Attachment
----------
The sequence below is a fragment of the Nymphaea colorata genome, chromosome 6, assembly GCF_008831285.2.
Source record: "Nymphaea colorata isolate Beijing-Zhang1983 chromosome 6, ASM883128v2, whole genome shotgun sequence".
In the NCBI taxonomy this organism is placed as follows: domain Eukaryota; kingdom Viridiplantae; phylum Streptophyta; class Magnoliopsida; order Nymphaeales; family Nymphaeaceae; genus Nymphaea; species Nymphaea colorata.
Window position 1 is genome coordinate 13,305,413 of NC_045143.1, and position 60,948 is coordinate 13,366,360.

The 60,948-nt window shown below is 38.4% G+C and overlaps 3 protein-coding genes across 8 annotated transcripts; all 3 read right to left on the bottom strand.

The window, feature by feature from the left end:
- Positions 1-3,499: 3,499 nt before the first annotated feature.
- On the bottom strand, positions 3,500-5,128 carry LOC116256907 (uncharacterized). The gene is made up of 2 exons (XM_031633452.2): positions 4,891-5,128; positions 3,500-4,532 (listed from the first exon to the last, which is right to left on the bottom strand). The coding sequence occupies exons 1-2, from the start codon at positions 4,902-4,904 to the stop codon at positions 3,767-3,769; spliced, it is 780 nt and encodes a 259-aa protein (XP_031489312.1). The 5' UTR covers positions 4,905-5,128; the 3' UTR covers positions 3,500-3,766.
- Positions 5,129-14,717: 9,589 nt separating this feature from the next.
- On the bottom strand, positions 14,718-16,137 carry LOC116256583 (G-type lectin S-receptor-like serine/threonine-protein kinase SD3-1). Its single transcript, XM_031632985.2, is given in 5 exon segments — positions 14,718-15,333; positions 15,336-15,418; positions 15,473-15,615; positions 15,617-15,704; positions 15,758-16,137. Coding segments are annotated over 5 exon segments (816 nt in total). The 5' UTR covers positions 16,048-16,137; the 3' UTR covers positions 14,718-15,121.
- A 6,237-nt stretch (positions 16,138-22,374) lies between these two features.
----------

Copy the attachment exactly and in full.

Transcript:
The sequence below is a fragment of the Nymphaea colorata genome, chromosome 6, assembly GCF_008831285.2.
Source record: "Nymphaea colorata isolate Beijing-Zhang1983 chromosome 6, ASM883128v2, whole genome shotgun sequence".
In the NCBI taxonomy this organism is placed as follows: domain Eukaryota; kingdom Viridiplantae; phylum Streptophyta; class Magnoliopsida; order Nymphaeales; family Nymphaeaceae; genus Nymphaea; species Nymphaea colorata.
Window position 1 is genome coordinate 13,305,413 of NC_045143.1, and position 60,948 is coordinate 13,366,360.

The 60,948-nt window shown below is 38.4% G+C and overlaps 3 protein-coding genes across 8 annotated transcripts; all 3 read right to left on the bottom strand.

The window, feature by feature from the left end:
- Positions 1-3,499: 3,499 nt before the first annotated feature.
- On the bottom strand, positions 3,500-5,128 carry LOC116256907 (uncharacterized). The gene is made up of 2 exons (XM_031633452.2): positions 4,891-5,128; positions 3,500-4,532 (listed from the first exon to the last, which is right to left on the bottom strand). The coding sequence occupies exons 1-2, from the start codon at positions 4,902-4,904 to the stop codon at positions 3,767-3,769; spliced, it is 780 nt and encodes a 259-aa protein (XP_031489312.1). The 5' UTR covers positions 4,905-5,128; the 3' UTR covers positions 3,500-3,766.
- Positions 5,129-14,717: 9,589 nt separating this feature from the next.
- On the bottom strand, positions 14,718-16,137 carry LOC116256583 (G-type lectin S-receptor-like serine/threonine-protein kinase SD3-1). Its single transcript, XM_031632985.2, is given in 5 exon segments — positions 14,718-15,333; positions 15,336-15,418; positions 15,473-15,615; positions 15,617-15,704; positions 15,758-16,137. Coding segments are annotated over 5 exon segments (816 nt in total). The 5' UTR covers positions 16,048-16,137; the 3' UTR covers positions 14,718-15,121.
- A 6,237-nt stretch (positions 16,138-22,374) lies between these two features.